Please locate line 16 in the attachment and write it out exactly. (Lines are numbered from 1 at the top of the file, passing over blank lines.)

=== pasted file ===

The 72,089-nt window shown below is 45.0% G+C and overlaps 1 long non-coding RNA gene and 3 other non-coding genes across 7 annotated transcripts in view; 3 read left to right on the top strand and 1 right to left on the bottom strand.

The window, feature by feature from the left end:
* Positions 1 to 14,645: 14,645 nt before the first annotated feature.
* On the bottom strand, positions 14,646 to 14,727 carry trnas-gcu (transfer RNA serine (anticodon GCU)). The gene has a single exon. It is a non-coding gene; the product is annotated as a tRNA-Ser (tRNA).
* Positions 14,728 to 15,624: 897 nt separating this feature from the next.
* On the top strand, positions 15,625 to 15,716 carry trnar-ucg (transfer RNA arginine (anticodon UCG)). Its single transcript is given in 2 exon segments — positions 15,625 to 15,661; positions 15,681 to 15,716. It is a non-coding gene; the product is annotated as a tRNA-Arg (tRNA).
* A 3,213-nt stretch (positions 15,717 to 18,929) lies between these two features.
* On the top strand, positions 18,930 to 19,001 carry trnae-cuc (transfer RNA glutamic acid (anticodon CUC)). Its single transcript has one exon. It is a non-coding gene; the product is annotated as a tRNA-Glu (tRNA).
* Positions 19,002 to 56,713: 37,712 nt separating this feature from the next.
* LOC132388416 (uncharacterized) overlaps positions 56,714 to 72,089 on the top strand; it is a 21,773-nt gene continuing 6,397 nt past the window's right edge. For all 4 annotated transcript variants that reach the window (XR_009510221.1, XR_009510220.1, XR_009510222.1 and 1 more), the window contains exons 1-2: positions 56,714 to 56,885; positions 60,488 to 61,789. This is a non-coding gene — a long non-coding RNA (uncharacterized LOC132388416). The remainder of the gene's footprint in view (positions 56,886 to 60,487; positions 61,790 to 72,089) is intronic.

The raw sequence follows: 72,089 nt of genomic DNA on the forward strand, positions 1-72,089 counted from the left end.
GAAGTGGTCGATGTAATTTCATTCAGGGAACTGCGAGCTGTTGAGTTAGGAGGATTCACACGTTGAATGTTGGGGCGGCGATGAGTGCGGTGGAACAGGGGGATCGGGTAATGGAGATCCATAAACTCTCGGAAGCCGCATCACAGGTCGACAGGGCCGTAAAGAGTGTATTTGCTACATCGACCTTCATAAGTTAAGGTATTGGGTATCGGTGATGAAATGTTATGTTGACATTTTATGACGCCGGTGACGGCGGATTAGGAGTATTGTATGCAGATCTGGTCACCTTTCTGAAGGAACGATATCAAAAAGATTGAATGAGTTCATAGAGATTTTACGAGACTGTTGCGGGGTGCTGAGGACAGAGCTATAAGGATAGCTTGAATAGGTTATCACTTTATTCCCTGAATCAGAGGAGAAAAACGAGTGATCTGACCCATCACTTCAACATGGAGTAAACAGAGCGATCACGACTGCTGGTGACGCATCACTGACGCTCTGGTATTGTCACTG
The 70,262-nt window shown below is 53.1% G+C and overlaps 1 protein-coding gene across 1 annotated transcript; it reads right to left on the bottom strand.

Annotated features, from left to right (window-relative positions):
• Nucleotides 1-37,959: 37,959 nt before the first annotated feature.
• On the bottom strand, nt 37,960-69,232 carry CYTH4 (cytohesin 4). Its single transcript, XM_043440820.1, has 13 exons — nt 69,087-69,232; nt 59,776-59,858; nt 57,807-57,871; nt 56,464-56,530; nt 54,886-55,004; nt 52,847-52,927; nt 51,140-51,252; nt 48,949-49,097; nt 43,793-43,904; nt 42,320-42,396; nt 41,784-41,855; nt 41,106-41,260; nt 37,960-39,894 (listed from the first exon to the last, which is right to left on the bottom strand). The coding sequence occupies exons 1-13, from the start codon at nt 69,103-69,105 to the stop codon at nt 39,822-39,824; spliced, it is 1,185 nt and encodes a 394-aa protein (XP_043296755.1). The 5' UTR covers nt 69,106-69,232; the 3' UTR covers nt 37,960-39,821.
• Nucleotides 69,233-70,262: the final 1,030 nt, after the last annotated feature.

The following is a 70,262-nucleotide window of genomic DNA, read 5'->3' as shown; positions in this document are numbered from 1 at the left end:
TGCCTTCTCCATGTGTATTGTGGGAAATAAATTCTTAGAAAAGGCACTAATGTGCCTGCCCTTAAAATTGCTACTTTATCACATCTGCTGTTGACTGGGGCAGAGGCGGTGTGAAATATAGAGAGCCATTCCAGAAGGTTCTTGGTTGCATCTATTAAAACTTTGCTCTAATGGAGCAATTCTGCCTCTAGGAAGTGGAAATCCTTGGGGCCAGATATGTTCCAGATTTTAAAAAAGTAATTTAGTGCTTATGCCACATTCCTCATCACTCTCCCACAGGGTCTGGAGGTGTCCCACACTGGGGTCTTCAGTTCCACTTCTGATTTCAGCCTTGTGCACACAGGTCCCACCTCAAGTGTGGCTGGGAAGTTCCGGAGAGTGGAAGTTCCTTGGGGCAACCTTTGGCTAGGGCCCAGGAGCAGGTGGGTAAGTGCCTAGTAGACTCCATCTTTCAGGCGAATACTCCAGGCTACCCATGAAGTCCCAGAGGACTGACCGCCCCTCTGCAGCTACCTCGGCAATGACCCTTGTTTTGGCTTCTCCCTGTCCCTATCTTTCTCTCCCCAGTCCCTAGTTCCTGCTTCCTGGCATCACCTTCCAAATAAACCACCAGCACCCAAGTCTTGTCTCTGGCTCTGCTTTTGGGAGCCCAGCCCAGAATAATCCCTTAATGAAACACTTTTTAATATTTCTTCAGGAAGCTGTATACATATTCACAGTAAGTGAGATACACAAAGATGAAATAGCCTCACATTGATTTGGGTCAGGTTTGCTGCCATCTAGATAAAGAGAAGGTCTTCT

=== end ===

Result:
• On the bottom strand, nt 37,960-69,232 carry CYTH4 (cytohesin 4). Its single transcript, XM_043440820.1, has 13 exons — nt 69,087-69,232; nt 59,776-59,858; nt 57,807-57,871; nt 56,464-56,530; nt 54,886-55,004; nt 52,847-52,927; nt 51,140-51,252; nt 48,949-49,097; nt 43,793-43,904; nt 42,320-42,396; nt 41,784-41,855; nt 41,106-41,260; nt 37,960-39,894 (listed from the first exon to the last, which is right to left on the bottom strand). The coding sequence occupies exons 1-13, from the start codon at nt 69,103-69,105 to the stop codon at nt 39,822-39,824; spliced, it is 1,185 nt and encodes a 394-aa protein (XP_043296755.1). The 5' UTR covers nt 69,106-69,232; the 3' UTR covers nt 37,960-39,821.